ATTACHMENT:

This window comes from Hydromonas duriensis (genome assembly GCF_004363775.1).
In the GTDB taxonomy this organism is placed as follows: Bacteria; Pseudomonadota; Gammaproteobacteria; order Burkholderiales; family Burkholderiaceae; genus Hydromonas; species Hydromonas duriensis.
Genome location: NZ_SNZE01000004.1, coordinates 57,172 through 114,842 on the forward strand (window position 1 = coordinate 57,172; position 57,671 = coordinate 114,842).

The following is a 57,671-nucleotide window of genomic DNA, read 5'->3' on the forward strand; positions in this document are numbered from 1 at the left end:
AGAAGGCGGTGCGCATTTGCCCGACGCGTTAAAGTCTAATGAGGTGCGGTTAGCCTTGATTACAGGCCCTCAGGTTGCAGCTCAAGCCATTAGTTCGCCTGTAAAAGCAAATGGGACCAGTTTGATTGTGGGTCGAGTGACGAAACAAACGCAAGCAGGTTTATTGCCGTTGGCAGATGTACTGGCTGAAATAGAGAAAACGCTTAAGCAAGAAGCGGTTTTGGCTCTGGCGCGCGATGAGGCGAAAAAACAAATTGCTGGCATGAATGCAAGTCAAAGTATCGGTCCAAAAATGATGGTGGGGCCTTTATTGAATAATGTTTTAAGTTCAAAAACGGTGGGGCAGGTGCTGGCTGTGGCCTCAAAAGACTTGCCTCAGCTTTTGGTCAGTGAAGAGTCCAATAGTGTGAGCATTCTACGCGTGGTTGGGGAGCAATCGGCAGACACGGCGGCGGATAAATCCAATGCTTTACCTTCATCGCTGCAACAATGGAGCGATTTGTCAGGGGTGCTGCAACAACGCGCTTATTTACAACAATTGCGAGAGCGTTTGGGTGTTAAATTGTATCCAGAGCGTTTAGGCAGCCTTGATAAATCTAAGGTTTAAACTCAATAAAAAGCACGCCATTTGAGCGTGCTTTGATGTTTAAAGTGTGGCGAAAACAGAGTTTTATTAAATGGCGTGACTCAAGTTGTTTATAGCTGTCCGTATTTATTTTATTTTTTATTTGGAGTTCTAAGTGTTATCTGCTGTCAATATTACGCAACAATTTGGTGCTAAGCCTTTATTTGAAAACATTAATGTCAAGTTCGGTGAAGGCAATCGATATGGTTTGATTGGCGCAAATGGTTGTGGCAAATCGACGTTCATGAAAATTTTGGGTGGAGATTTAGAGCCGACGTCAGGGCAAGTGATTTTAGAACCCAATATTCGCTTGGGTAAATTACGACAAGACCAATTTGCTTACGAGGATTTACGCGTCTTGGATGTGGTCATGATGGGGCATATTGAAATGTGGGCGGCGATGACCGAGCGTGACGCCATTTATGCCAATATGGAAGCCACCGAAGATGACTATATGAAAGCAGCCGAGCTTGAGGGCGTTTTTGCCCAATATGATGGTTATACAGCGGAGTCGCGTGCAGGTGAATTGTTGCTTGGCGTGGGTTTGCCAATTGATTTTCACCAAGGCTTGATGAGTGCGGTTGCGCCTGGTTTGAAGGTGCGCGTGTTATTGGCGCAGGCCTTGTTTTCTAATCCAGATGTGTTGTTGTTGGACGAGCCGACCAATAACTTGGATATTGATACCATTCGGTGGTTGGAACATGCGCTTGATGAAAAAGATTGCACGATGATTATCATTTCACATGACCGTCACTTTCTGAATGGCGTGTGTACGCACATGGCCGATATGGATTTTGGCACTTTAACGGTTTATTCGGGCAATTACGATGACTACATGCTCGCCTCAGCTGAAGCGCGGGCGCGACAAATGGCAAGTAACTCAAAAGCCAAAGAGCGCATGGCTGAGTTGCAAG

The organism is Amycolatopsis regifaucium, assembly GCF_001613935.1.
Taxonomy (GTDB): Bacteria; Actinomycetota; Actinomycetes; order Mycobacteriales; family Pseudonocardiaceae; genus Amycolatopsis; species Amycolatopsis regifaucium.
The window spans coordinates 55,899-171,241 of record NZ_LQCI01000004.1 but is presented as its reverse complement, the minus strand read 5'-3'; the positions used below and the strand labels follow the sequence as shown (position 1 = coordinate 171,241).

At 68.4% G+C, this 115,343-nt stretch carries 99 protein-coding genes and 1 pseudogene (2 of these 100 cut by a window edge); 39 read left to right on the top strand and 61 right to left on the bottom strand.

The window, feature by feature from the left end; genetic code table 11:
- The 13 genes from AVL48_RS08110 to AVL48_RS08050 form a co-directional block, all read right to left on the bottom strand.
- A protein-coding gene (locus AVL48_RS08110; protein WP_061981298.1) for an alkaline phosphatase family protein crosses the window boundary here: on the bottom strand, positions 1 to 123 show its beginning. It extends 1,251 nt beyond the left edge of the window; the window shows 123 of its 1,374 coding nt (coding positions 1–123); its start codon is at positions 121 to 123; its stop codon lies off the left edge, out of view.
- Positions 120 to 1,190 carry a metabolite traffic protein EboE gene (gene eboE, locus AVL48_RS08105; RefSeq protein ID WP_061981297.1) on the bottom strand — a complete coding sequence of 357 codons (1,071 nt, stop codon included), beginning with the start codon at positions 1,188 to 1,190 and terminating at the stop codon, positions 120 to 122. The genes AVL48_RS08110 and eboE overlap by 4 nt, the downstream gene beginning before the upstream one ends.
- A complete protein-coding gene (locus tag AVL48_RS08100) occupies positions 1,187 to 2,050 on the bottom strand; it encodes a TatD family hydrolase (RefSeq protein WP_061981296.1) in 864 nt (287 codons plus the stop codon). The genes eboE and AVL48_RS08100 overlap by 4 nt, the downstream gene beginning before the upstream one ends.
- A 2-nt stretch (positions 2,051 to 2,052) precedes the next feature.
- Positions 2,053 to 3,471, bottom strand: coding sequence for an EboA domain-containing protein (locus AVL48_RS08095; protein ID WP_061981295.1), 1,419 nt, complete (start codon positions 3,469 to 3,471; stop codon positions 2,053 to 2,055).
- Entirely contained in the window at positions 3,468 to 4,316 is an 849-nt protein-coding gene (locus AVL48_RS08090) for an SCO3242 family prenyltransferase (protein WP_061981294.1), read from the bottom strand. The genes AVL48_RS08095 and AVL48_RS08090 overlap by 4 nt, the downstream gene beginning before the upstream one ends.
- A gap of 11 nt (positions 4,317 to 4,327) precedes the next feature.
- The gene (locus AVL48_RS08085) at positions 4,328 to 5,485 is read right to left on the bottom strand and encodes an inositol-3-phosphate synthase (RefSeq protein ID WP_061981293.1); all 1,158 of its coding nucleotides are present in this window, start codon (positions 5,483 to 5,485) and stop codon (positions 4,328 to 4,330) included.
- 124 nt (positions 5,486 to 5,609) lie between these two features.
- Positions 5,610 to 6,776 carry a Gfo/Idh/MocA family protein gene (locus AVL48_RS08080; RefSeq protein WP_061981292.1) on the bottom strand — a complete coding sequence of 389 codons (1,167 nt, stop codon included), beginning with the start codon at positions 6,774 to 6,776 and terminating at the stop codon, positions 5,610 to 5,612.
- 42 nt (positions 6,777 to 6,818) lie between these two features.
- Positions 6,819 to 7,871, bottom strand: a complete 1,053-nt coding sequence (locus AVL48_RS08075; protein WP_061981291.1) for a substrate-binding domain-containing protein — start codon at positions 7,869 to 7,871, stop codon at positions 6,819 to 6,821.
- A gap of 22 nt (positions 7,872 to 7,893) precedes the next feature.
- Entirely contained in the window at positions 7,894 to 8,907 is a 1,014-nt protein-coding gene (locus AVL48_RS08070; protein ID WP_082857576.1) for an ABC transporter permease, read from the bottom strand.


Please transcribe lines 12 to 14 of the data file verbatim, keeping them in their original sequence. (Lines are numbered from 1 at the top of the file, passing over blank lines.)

- A protein-coding gene (locus AVL48_RS08110; protein WP_061981298.1) for an alkaline phosphatase family protein crosses the window boundary here: on the bottom strand, positions 1 to 123 show its beginning. It extends 1,251 nt beyond the left edge of the window; the window shows 123 of its 1,374 coding nt (coding positions 1–123); its start codon is at positions 121 to 123; its stop codon lies off the left edge, out of view.
- Positions 120 to 1,190 carry a metabolite traffic protein EboE gene (gene eboE, locus AVL48_RS08105; RefSeq protein ID WP_061981297.1) on the bottom strand — a complete coding sequence of 357 codons (1,071 nt, stop codon included), beginning with the start codon at positions 1,188 to 1,190 and terminating at the stop codon, positions 120 to 122. The genes AVL48_RS08110 and eboE overlap by 4 nt, the downstream gene beginning before the upstream one ends.
- A complete protein-coding gene (locus tag AVL48_RS08100) occupies positions 1,187 to 2,050 on the bottom strand; it encodes a TatD family hydrolase (RefSeq protein WP_061981296.1) in 864 nt (287 codons plus the stop codon). The genes eboE and AVL48_RS08100 overlap by 4 nt, the downstream gene beginning before the upstream one ends.